It hardly needs to be said that the last 12 months haven't been everyone's favorite, but it does deserve to be noted that 2017 has been a remarkable year for shoegaze. If it were only for the re-raising of two central pillars of the initial scene it would still have been enough, but that wasn't even the half of it. Other longtime dreamers either reappeared or kept up their recent hot streaks, and a number of relative newcomers established their place in what has become one of the more robust rock subgenre subcultures out there.

Keep reading... Show less
Theatre

​'The Ferryman': Ephemeral Ideas, Eternal Tragedies

The current cast of The Ferryman in London's West End. Photo by Johan Persson. (Courtesy of The Corner Shop)

Staggeringly multi-layered, dangerously fast-paced and rich in characterizations, dialogue and context, Jez Butterworth's new hit about a family during the time of Ireland's the Troubles leaves the audience breathless, sweaty and tearful, in a nightmarish, dry-heaving haze.

"Vanishing. It's a powerful word, that"

Northern Ireland, Rural Derry, 1981, nighttime. The local ringleader of the Irish Republican Army gun-toting comrades ambushes a priest and tells him that the body of one Seamus Carney has been recovered. It is said that the man had spent a full ten years rotting in a bog. The IRA gunslinger, Muldoon, orders the priest to arrange for the Carney family not to utter a word of what had happened to the wretched man.

Keep reading... Show less
10

Aaron Sorkin's real-life twister about Molly Bloom, an Olympic skier turned high-stakes poker wrangler, is scorchingly fun but never takes its heroine as seriously as the men.

Chances are, we will never see a heartwarming Aaron Sorkin movie about somebody with a learning disability or severe handicap they had to overcome. This is for the best. The most caffeinated major American screenwriter, Sorkin only seems to find his voice when inhabiting a frantically energetic persona whose thoughts outrun their ability to verbalize and emote them. The start of his latest movie, Molly's Game, is so resolutely Sorkin-esque that it's almost a self-parody. Only this time, like most of his better work, it's based on a true story.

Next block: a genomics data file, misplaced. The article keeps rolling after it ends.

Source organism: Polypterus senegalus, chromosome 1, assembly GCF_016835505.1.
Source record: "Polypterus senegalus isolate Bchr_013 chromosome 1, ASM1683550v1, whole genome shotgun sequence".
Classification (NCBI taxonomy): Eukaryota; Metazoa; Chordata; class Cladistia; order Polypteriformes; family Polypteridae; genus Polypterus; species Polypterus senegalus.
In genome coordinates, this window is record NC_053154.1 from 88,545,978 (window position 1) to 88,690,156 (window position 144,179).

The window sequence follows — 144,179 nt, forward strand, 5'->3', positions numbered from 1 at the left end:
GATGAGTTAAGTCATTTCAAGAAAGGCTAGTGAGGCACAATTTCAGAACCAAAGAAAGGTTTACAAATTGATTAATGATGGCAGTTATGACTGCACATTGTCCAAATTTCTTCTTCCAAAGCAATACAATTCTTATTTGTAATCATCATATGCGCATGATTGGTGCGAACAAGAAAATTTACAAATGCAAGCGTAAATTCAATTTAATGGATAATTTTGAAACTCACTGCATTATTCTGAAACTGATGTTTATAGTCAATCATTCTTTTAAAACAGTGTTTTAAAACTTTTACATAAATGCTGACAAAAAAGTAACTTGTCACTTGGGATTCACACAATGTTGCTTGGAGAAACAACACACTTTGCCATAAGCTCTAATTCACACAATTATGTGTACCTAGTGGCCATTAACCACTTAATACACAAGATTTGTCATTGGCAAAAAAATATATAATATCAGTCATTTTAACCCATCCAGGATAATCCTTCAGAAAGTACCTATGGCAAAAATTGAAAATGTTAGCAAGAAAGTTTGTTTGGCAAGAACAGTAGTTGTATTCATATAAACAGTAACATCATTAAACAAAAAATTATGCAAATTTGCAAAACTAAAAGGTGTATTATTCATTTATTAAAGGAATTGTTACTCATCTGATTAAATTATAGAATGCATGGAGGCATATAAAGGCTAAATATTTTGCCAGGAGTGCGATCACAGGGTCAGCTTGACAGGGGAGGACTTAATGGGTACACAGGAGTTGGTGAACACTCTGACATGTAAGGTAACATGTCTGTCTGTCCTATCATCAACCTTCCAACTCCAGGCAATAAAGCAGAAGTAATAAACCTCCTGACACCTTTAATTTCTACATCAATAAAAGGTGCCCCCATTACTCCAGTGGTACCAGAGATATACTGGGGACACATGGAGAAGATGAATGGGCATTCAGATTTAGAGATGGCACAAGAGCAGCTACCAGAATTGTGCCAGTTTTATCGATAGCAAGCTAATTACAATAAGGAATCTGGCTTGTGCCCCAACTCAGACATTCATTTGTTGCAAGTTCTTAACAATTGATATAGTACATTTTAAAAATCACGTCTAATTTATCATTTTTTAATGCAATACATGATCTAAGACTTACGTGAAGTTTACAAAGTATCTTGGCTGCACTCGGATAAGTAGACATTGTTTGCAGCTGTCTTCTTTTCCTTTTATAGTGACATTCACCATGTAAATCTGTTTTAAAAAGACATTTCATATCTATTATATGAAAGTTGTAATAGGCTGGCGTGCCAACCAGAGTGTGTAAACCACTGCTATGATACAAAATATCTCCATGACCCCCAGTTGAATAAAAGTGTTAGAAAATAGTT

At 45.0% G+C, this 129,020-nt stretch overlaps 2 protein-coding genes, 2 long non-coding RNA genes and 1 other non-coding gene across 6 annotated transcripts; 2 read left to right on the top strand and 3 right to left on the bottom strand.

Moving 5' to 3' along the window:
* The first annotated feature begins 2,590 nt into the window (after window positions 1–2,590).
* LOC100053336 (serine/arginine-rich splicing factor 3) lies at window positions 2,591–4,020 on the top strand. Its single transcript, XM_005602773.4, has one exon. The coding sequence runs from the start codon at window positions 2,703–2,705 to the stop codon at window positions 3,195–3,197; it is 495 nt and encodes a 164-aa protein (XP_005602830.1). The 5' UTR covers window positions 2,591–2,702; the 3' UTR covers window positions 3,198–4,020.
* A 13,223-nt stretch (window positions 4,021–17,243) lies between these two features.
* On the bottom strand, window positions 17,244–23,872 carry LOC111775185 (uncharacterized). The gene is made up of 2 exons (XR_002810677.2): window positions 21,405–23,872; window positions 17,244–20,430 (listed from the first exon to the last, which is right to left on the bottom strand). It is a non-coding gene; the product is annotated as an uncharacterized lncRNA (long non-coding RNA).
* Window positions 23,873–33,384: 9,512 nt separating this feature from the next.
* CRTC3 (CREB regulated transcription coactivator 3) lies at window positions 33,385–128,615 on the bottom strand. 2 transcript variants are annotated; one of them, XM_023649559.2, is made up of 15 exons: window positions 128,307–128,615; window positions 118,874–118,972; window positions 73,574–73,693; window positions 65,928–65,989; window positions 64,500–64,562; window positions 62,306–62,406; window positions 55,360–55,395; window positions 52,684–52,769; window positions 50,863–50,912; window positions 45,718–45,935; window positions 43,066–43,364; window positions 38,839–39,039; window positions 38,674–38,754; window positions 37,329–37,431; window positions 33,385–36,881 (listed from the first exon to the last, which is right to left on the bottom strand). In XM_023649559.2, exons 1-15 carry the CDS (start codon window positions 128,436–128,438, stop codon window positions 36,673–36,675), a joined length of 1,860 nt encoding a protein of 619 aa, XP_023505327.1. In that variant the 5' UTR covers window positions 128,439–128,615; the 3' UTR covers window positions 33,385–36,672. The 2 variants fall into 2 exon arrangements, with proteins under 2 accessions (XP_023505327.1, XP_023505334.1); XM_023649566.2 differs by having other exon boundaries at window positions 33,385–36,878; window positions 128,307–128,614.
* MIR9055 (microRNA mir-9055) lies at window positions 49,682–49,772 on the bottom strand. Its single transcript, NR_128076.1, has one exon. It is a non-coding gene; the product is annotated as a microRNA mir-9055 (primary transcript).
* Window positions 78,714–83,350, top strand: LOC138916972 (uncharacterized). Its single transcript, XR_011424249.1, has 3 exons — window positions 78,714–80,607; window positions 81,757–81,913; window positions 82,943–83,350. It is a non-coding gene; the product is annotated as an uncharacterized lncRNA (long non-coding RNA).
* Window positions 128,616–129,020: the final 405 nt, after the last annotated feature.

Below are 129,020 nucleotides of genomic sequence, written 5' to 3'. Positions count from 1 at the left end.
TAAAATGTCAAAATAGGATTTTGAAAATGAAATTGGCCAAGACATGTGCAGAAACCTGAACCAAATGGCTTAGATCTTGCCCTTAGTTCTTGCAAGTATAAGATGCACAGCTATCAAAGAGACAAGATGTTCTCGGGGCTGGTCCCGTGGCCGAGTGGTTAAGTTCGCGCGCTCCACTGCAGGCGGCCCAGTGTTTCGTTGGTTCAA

Keep reading... Show less
7

There's something characteristically English about the Royal Society, whereby strangers gather under the aegis of some shared interest to read, study, and form friendships and in which they are implicitly agreed to exist insulated and apart from political differences.

There is an amusing detail in The Curious World of Samuel Pepys and John Evelyn that is emblematic of the kind of intellectual passions that animated the educated elite of late 17th-century England. We learn that Henry Oldenburg, the first secretary of the Royal Society, had for many years carried on a bitter dispute with Robert Hooke, one of the great polymaths of the era whose name still appears to students of physics and biology. Was the root of their quarrel a personality clash, was it over money or property, over love, ego, values? Something simple and recognizable? The precise source of their conflict was none of the above exactly but is nevertheless revealing of a specific early modern English context: They were in dispute, Margaret Willes writes, "over the development of the balance-spring regulator watch mechanism."

Keep reading... Show less
Pop Ten
Mixed Media
PM Picks

© 1999-2017 Popmatters.com. All rights reserved.
Popmatters is wholly independently owned and operated.

rating-image